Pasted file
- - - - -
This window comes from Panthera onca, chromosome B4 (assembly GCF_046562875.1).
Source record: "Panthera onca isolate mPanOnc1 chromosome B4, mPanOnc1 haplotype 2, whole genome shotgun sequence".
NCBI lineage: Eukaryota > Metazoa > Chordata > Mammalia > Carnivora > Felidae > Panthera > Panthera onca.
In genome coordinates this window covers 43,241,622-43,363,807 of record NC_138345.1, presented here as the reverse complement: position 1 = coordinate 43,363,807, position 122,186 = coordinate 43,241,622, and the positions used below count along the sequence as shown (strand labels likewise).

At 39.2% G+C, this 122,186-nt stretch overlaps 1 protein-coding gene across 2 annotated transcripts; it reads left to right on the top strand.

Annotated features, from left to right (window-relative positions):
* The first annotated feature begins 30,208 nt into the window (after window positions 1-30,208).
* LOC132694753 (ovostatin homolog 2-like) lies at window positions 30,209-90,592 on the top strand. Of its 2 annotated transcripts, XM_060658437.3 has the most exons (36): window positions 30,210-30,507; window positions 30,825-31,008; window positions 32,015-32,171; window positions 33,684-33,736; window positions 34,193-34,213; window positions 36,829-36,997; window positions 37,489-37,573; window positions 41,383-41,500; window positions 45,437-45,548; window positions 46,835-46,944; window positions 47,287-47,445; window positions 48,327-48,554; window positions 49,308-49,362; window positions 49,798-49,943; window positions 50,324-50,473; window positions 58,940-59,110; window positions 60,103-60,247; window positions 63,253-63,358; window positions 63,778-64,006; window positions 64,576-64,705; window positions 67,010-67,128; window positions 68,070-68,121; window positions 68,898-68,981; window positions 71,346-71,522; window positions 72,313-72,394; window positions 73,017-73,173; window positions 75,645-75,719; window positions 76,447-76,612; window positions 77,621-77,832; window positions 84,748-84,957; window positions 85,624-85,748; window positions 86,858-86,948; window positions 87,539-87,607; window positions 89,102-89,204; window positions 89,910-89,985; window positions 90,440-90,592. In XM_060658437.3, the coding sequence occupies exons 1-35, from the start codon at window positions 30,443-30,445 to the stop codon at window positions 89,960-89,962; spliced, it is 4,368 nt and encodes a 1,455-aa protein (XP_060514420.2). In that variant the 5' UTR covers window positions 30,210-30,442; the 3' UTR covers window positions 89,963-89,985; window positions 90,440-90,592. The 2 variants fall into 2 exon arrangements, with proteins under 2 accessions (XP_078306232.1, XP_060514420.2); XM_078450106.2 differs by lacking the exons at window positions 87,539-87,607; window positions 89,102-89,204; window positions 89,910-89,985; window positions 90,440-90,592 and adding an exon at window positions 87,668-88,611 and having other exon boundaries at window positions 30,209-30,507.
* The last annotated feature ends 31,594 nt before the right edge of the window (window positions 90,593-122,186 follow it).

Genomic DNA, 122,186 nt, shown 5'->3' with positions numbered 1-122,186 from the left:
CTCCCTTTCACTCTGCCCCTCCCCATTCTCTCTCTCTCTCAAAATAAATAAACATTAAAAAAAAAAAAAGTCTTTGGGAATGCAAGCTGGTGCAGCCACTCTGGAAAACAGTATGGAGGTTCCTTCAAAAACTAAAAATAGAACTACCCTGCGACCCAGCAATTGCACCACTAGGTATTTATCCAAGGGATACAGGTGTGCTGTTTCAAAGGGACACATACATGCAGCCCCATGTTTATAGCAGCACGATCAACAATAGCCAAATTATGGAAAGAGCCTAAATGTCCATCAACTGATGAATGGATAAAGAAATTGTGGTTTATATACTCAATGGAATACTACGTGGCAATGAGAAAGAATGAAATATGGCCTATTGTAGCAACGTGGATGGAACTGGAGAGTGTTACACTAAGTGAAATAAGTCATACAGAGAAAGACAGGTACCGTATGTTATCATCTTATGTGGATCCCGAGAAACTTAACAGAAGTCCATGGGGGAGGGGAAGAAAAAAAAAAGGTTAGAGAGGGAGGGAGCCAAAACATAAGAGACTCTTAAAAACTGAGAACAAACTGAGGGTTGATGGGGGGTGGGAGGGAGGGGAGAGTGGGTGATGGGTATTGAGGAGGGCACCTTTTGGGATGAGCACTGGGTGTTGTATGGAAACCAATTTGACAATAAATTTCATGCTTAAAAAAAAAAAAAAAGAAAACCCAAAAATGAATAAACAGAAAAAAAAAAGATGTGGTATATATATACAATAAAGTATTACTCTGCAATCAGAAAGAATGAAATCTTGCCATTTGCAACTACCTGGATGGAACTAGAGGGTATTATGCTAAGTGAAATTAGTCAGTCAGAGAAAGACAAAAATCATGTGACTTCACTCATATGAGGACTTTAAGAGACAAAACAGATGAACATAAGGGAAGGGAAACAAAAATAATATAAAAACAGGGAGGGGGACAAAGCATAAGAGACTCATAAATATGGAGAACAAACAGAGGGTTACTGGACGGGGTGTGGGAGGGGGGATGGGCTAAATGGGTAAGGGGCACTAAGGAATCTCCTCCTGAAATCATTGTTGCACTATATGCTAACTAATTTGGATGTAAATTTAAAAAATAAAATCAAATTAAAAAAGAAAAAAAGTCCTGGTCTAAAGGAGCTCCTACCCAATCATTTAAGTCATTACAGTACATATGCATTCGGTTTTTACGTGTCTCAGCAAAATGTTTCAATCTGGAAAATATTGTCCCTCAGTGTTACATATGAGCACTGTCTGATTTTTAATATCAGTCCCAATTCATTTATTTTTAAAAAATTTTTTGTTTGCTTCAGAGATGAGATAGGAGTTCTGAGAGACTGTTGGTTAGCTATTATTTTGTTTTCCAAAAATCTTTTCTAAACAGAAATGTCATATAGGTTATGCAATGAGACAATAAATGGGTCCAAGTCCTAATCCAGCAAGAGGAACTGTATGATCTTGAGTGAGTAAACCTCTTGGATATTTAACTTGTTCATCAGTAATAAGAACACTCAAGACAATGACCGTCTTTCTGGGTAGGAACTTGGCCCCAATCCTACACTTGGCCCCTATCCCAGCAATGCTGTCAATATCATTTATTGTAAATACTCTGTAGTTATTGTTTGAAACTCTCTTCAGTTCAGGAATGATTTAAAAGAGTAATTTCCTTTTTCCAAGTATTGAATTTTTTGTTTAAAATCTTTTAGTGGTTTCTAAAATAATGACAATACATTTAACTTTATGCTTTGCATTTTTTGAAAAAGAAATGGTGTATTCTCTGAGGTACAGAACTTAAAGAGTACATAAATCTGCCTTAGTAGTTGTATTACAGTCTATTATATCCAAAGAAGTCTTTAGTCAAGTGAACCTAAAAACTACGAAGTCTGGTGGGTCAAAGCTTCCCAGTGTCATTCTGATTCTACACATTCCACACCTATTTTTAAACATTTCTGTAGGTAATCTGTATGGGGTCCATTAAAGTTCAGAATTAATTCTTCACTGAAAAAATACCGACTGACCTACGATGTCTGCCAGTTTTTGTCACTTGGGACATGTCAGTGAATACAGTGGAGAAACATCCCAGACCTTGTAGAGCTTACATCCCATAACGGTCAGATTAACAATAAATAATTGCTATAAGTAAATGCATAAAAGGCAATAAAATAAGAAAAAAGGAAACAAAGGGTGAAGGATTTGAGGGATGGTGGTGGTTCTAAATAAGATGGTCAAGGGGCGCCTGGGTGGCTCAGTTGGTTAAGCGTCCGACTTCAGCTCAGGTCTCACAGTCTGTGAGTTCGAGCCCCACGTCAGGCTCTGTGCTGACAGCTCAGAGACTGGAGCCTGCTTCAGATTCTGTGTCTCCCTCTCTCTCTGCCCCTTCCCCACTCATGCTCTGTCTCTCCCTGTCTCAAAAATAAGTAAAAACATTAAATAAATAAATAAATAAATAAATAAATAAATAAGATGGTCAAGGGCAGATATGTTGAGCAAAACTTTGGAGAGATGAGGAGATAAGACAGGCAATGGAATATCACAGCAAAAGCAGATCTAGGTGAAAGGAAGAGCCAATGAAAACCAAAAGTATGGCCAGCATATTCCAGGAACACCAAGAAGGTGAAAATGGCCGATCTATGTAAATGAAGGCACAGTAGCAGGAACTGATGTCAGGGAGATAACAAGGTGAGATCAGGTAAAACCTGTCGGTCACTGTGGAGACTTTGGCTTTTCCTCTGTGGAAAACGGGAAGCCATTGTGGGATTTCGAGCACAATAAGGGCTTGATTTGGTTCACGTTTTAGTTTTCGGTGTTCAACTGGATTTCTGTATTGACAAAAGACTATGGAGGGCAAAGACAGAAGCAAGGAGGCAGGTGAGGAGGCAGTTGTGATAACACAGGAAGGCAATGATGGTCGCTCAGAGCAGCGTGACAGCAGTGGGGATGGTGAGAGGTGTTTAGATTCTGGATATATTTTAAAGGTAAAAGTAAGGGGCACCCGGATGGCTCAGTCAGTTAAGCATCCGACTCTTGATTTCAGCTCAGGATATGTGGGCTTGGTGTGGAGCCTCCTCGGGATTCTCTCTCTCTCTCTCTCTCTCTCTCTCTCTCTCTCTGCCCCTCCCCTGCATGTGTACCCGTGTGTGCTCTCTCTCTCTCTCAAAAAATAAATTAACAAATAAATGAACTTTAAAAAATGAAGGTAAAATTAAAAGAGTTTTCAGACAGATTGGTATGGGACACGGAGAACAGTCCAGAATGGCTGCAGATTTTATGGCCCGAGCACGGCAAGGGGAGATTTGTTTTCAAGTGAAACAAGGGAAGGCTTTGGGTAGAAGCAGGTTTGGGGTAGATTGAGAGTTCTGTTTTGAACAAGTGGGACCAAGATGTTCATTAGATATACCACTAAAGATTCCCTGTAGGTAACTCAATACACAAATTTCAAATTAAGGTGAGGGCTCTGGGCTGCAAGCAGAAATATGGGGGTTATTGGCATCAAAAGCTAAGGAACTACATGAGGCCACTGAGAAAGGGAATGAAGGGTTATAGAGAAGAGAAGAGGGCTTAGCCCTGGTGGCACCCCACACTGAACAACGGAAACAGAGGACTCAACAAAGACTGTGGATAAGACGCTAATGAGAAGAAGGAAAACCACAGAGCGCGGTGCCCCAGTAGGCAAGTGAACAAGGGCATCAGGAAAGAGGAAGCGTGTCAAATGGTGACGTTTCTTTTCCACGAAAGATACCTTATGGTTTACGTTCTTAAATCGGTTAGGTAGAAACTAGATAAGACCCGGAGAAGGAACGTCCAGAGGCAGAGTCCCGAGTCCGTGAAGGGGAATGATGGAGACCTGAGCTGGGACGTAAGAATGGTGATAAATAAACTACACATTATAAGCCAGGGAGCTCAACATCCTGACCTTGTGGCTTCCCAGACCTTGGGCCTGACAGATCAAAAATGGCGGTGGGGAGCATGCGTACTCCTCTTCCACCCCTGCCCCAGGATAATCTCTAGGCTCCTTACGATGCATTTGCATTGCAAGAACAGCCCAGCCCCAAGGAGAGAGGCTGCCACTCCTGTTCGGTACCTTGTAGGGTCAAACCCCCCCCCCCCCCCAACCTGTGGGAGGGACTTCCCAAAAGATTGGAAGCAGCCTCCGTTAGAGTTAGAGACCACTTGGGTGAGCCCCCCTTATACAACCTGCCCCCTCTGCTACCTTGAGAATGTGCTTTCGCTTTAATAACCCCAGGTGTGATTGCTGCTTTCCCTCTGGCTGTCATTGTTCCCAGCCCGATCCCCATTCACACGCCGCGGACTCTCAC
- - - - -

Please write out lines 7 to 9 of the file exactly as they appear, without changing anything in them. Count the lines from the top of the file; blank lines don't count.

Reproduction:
* The first annotated feature begins 30,208 nt into the window (after window positions 1-30,208).
* LOC132694753 (ovostatin homolog 2-like) lies at window positions 30,209-90,592 on the top strand. Of its 2 annotated transcripts, XM_060658437.3 has the most exons (36): window positions 30,210-30,507; window positions 30,825-31,008; window positions 32,015-32,171; window positions 33,684-33,736; window positions 34,193-34,213; window positions 36,829-36,997; window positions 37,489-37,573; window positions 41,383-41,500; window positions 45,437-45,548; window positions 46,835-46,944; window positions 47,287-47,445; window positions 48,327-48,554; window positions 49,308-49,362; window positions 49,798-49,943; window positions 50,324-50,473; window positions 58,940-59,110; window positions 60,103-60,247; window positions 63,253-63,358; window positions 63,778-64,006; window positions 64,576-64,705; window positions 67,010-67,128; window positions 68,070-68,121; window positions 68,898-68,981; window positions 71,346-71,522; window positions 72,313-72,394; window positions 73,017-73,173; window positions 75,645-75,719; window positions 76,447-76,612; window positions 77,621-77,832; window positions 84,748-84,957; window positions 85,624-85,748; window positions 86,858-86,948; window positions 87,539-87,607; window positions 89,102-89,204; window positions 89,910-89,985; window positions 90,440-90,592. In XM_060658437.3, the coding sequence occupies exons 1-35, from the start codon at window positions 30,443-30,445 to the stop codon at window positions 89,960-89,962; spliced, it is 4,368 nt and encodes a 1,455-aa protein (XP_060514420.2). In that variant the 5' UTR covers window positions 30,210-30,442; the 3' UTR covers window positions 89,963-89,985; window positions 90,440-90,592. The 2 variants fall into 2 exon arrangements, with proteins under 2 accessions (XP_078306232.1, XP_060514420.2); XM_078450106.2 differs by lacking the exons at window positions 87,539-87,607; window positions 89,102-89,204; window positions 89,910-89,985; window positions 90,440-90,592 and adding an exon at window positions 87,668-88,611 and having other exon boundaries at window positions 30,209-30,507.
* The last annotated feature ends 31,594 nt before the right edge of the window (window positions 90,593-122,186 follow it).